# Mach number doubt

Hi everyone,

I have still a doubt, the Mach number in LB is defined as Ma=U_lb/cs, where U_lb is the characteristic velocity (LB units) for the system and cs is speed of sound, by definition cs=1/sqrt(3). As non-dimensional number, the Mach number can be also defined as Ma=U_p/u_sound for physical units §, where U_p[m/s] and u_sound is the speed of sound through the medium (air, water, etc). Once I have calculated both dx_P and dt_P, I can calculate the characteristic velocity U_lb. Now let us consider the simplest problem, a channel flow; I define the Re=U_P*h_P/vis_P. Perhaps I want to simulate water in a microchannel with Re=100, then I know vis_P, h_P and Re; from they I calculate the velocity U_P. If I want to have this velocity in terms of lattice units I use:

U_lb= U_P*(dt_P/dx_P)

Now the question, I want to calculate the Mach number, how?

Physical Units
1.- Ma=U_P/u_sound ------> where u_sound is the speed of sound in the medium (water), must it be 1484 m/s?

or

Lattice Units
2.- Ma=U_lb/cs -----> here cs is constant, or is it possible to modify cs to consider the water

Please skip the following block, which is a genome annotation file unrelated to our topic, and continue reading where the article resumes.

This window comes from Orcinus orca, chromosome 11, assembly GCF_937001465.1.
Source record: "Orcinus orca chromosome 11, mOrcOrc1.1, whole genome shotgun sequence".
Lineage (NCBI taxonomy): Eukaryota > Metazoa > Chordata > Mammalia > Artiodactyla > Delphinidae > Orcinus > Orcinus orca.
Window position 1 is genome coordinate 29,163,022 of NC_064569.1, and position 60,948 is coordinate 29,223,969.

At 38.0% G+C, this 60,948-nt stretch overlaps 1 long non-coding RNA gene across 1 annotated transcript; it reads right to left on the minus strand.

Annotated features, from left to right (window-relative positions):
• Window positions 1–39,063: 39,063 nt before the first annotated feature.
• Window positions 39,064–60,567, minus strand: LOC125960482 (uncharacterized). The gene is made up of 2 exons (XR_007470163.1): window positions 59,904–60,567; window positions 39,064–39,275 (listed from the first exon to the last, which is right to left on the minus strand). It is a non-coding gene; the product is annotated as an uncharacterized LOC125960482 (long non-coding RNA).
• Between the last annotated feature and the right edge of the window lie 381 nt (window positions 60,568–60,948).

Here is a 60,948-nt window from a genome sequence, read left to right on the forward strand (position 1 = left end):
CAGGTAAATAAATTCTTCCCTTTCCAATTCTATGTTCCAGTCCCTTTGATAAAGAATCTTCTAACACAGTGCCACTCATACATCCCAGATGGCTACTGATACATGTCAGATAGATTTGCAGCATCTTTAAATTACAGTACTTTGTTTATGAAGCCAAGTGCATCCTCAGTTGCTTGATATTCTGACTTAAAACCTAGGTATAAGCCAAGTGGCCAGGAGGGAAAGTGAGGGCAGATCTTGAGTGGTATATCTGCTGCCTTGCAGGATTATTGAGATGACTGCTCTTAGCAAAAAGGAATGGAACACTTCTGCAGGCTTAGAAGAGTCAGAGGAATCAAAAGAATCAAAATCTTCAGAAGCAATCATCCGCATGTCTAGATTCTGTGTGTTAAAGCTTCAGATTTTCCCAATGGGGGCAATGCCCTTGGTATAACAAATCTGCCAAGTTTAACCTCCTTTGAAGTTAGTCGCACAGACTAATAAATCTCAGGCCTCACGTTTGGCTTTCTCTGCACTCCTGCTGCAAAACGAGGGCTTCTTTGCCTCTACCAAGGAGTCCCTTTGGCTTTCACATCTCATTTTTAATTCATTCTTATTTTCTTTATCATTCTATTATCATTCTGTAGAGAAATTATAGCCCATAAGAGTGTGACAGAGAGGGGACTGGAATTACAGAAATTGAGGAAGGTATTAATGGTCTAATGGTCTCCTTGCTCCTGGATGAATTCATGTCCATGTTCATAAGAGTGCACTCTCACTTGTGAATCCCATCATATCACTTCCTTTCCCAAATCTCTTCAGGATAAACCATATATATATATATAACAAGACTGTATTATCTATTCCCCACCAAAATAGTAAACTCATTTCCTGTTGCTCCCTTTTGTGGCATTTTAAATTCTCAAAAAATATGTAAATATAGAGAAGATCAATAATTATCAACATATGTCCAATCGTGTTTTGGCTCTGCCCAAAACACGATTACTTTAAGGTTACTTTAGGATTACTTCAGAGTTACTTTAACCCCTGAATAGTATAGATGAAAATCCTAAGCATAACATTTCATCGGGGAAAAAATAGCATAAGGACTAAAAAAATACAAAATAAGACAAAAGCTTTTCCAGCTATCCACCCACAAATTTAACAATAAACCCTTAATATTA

(1 and 2 might be clearly equivalent, but they are not!!!)

3.- since I have dx_P and dt_P, a characteristic velocity could be Uc_P=dx_p/dt_P, and then
Ma= Uc_P/u_sound

could somebody help me with this small problem?

thanks a lot

Anuhar

Hello,

the Mach number is the velocity divided by the sound speed. The point is that there are different Mach numbers for the physical system and the numerical system. Why? We can do that because the Mach number is not important as long as it is small (<0.1 say). The Reynolds number on the other hand should be identical in both systems since it is much more important for the physics.
Whenever you read a LBM article and people tell you something about the Mach number, it is most probable that they talk about the numerical Mach number.
To say it differently: You have a numerical freedom in artificially increasing the Mach number for your simulations. There are also some discussions in the forum. Please have a look around.

Timm